"Segregation academies" and looking to overcome divided past--an APR 40th anniversary encore airing
Alabama Public Radio is celebrating forty years on the air in 2022. The APR news team is diving into our archives to bring you encore airings of the best of our coverage. That includes this story from 2020. APR student intern Sydney Melson produced this feature on so called “segregation academies” in Alabama. Here’s that story from the APR archives.
Across the state, many private academies started as a place to bypass desegregation laws. Jennifer Belcher-Glass, an alumnus of the now-closed Marengo Academy in Linden, Alabama, graduated from the school in 2014 and said the lack of diversity was a fact of life.
Marengo Academy and many others like it are sometimes called “segregation academies.” These academies started as a way for white people to avoid desegregated public schools.
“If you were in the area and someone said MA is an all-white school, it would kind of be the same thing as if you just said the sky is blue or the grass is green,” she said.
Belcher-Glass said there were a few people of color in the school, but no Black students. Once she started college, Belcher-Glass said the shift in demographics from no black people to roughly 40% Black students was a difficult adjustment at first.
“It was a bit weird because I wasn't in that demographic setting since I was in middle school,” she said.
Six years after graduating, she said she realized this form of “legal segregation” was wrong and the closure of Marengo Academy was a step in the right direction.
University of Alabama Historian John Giggie said these kinds of private academies existed before desegregation occurred. He said in the beginning, the academies were either elite preparatory schools or religiously oriented. Their purpose changed during the civil rights movement.
“The segregation academy movement picked up steam and became explicitly about refusing to allow Black and white children to go to school together,” Giggie said.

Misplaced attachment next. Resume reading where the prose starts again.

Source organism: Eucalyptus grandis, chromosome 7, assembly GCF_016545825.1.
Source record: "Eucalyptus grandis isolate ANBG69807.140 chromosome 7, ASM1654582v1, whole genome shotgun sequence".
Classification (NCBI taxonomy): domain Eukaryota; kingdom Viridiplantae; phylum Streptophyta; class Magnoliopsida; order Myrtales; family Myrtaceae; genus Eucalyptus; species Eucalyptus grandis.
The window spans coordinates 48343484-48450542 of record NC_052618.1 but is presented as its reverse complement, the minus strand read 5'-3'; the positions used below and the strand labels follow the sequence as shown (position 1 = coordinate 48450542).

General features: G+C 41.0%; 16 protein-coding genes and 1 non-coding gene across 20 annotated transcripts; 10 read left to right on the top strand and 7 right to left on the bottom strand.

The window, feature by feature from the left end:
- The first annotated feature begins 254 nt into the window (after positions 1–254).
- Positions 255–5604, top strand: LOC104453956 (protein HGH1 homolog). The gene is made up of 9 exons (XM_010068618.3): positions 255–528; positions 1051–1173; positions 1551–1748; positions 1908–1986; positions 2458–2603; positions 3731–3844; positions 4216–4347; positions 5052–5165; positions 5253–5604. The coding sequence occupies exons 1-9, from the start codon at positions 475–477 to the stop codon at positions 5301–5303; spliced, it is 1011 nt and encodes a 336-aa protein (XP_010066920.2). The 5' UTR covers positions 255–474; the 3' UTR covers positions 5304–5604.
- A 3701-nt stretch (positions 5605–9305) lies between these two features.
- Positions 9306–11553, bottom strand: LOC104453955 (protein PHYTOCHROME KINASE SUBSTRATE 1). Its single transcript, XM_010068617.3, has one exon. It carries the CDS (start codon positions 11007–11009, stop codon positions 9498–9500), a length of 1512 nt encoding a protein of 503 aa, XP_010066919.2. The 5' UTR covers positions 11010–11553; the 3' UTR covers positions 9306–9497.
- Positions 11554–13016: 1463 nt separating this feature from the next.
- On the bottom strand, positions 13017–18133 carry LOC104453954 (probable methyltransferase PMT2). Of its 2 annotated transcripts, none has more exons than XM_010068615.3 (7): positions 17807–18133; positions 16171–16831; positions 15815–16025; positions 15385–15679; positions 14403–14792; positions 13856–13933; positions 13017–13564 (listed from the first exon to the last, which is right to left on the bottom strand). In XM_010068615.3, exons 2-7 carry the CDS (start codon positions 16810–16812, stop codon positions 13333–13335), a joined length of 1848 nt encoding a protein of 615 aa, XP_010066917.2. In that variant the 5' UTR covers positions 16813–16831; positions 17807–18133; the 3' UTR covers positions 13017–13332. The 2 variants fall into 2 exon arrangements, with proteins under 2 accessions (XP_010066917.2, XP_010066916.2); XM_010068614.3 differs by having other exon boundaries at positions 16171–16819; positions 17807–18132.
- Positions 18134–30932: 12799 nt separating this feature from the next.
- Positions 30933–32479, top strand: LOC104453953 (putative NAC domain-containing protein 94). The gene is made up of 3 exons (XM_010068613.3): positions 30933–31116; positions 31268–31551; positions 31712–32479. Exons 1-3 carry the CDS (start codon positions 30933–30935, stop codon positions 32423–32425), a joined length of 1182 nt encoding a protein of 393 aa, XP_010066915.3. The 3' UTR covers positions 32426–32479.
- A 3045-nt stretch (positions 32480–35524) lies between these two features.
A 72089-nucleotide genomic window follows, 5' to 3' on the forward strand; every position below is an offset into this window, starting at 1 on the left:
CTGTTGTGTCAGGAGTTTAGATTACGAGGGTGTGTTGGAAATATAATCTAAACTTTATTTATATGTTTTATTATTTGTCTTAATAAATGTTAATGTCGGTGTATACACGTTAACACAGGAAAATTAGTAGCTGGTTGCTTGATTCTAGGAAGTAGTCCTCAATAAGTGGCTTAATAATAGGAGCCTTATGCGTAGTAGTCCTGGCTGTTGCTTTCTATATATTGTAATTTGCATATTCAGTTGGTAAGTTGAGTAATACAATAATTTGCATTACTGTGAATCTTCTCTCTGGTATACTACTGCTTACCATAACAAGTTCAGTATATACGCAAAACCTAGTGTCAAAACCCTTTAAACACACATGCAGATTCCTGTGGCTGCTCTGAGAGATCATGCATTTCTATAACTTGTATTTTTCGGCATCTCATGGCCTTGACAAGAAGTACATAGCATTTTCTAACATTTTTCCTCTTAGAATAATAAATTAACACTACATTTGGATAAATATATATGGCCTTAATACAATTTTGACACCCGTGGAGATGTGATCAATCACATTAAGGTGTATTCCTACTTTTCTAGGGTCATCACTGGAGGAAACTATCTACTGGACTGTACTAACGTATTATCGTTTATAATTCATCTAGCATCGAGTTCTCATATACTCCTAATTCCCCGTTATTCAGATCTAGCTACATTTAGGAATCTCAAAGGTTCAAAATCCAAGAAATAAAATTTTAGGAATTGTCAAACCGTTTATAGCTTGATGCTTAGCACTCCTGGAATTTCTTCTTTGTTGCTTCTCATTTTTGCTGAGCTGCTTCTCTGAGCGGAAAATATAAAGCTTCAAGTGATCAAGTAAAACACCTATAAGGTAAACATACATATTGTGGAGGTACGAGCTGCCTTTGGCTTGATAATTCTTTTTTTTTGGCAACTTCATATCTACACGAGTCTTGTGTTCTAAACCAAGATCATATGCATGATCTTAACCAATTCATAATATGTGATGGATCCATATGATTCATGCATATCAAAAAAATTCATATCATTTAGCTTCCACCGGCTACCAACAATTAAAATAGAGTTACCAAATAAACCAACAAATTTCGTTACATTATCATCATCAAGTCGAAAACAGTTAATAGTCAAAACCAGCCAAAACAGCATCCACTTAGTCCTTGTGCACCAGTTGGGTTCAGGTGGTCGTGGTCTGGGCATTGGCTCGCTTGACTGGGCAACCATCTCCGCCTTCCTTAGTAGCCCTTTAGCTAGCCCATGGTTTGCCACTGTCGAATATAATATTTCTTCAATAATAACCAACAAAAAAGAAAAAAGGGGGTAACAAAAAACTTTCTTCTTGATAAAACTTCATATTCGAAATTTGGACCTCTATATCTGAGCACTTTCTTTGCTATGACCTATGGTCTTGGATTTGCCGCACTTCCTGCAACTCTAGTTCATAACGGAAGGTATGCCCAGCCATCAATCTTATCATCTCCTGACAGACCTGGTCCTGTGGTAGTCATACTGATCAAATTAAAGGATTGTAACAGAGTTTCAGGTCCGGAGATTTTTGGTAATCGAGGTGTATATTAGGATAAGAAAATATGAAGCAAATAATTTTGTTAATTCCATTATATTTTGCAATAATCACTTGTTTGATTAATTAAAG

Barry McNealy, a coordinator for youth leadership at the Birmingham Civil Rights Institute, said the history of segregated schools is deeply rooted in white supremacist values. McNealy said many efforts were made by racist whites to stop desegregation.
He said those efforts included legislation such as the pupil placement law, or more violent acts such as the 16th Street Baptist Church bombing in 1963.
He quoted Klansman Robert Chambliss, one of the bombers responsible for the deaths of four young black girls: “Wait until after this Sunday and they'll beg us to segregate.”
Over time, the segregation between private schools and public schools remained mostly consistent. Though Marengo Academy closed, Belcher-Glass said many students would relocate to another private school rather than attending a public school.
“They’re not A or B schools,” Belcher-Glass said about the public schools. “They’re considered failing schools, but they’re also considered Black schools.”
Giggie said this difference between pass or fail between the school types encouraged parents to choose the private option.
“When you look at private schools there, you see perhaps a greater student to teacher ratio or more attention pay to students intellectually,” he said. “That seems to be the driving force that's propping up segregation academies today.”
McNealy agreed private schools typically have a better quality of education than public schools but doubted that was the only reason people continued to send their children there.
“You have people thinking that if my child is educated alongside an African-American child or Latinx child, then that somehow is going to detract from the ability that my child has to learn,” McNealy said. “I've yet to see one student be able to diminish another student’s educational capacity.”
Some private academies are making the effort to address this lack of diversity. John McWilliams, headmaster of Montgomery Academy, said it is important for them to acknowledge their past. He said it is also important to talk about what obligation private academies have to their communities.
“I'm really proud of our Black student leaders who have you stepped up and created a cultural awareness club,” McWilliams said. “They led a Black history culture fair on our campus back in February that was really a powerful moment for our students, our faculty, to engage in an interactive exhibit on our campus, exploring components of Black culture and our African-American history.”
Giggie urged private academies to evaluate their role as a propagator of modern segregation.
“What does it mean that the schools you helm are essentially enclaves for the children of wealthy white people?” he said. “Can we challenge them to say that there's more than that? That's not good enough in the 21st century.”
McNealy said change has to come from our communities by condemning segregationist and white supremacist values.
“This is not something that will go away because of legislation or a court case,” he said. “A lot of this is passed down, and until it's not passed down any longer, people will have to fight and stand up for what they know is in the best interest of all Americans and not just some Americans.”